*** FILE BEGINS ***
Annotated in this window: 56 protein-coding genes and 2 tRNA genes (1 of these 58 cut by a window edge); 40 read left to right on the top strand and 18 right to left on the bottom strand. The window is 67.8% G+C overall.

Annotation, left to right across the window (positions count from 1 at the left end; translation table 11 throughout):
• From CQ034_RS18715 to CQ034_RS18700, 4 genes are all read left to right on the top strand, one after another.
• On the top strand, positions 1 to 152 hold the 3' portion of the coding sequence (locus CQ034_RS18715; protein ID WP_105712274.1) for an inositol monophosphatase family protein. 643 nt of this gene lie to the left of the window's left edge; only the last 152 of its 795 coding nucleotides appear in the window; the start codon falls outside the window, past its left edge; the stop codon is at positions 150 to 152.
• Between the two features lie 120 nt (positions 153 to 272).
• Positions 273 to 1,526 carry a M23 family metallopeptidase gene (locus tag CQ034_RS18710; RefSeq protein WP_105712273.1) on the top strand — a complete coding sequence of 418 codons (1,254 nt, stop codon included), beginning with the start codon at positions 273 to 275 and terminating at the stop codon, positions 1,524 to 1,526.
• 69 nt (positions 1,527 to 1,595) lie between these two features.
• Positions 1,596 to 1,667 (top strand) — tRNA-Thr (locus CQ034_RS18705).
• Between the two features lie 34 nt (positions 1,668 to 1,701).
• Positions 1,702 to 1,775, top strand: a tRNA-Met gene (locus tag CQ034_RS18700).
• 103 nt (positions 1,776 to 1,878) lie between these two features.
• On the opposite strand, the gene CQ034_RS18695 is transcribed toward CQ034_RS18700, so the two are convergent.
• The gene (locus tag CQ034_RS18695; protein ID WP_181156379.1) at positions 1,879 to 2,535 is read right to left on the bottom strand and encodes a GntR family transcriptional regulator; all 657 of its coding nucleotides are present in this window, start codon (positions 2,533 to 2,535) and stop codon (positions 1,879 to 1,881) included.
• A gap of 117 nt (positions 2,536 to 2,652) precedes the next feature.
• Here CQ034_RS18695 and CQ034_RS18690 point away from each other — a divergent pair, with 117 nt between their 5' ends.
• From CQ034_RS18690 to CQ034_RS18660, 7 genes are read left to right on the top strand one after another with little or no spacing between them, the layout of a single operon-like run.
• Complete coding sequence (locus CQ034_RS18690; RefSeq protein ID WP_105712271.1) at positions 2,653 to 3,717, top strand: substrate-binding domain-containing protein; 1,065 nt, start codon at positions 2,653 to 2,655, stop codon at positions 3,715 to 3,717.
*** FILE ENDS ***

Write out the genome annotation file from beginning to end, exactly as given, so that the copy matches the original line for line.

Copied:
Annotated in this window: 56 protein-coding genes and 2 tRNA genes (1 of these 58 cut by a window edge); 40 read left to right on the top strand and 18 right to left on the bottom strand. The window is 67.8% G+C overall.

Annotation, left to right across the window (positions count from 1 at the left end; translation table 11 throughout):
• From CQ034_RS18715 to CQ034_RS18700, 4 genes are all read left to right on the top strand, one after another.
• On the top strand, positions 1 to 152 hold the 3' portion of the coding sequence (locus CQ034_RS18715; protein ID WP_105712274.1) for an inositol monophosphatase family protein. 643 nt of this gene lie to the left of the window's left edge; only the last 152 of its 795 coding nucleotides appear in the window; the start codon falls outside the window, past its left edge; the stop codon is at positions 150 to 152.
• Between the two features lie 120 nt (positions 153 to 272).
• Positions 273 to 1,526 carry a M23 family metallopeptidase gene (locus tag CQ034_RS18710; RefSeq protein WP_105712273.1) on the top strand — a complete coding sequence of 418 codons (1,254 nt, stop codon included), beginning with the start codon at positions 273 to 275 and terminating at the stop codon, positions 1,524 to 1,526.
• 69 nt (positions 1,527 to 1,595) lie between these two features.
• Positions 1,596 to 1,667 (top strand) — tRNA-Thr (locus CQ034_RS18705).
• Between the two features lie 34 nt (positions 1,668 to 1,701).
• Positions 1,702 to 1,775, top strand: a tRNA-Met gene (locus tag CQ034_RS18700).
• 103 nt (positions 1,776 to 1,878) lie between these two features.
• On the opposite strand, the gene CQ034_RS18695 is transcribed toward CQ034_RS18700, so the two are convergent.
• The gene (locus tag CQ034_RS18695; protein ID WP_181156379.1) at positions 1,879 to 2,535 is read right to left on the bottom strand and encodes a GntR family transcriptional regulator; all 657 of its coding nucleotides are present in this window, start codon (positions 2,533 to 2,535) and stop codon (positions 1,879 to 1,881) included.
• A gap of 117 nt (positions 2,536 to 2,652) precedes the next feature.
• Here CQ034_RS18695 and CQ034_RS18690 point away from each other — a divergent pair, with 117 nt between their 5' ends.
• From CQ034_RS18690 to CQ034_RS18660, 7 genes are read left to right on the top strand one after another with little or no spacing between them, the layout of a single operon-like run.
• Complete coding sequence (locus CQ034_RS18690; RefSeq protein ID WP_105712271.1) at positions 2,653 to 3,717, top strand: substrate-binding domain-containing protein; 1,065 nt, start codon at positions 2,653 to 2,655, stop codon at positions 3,715 to 3,717.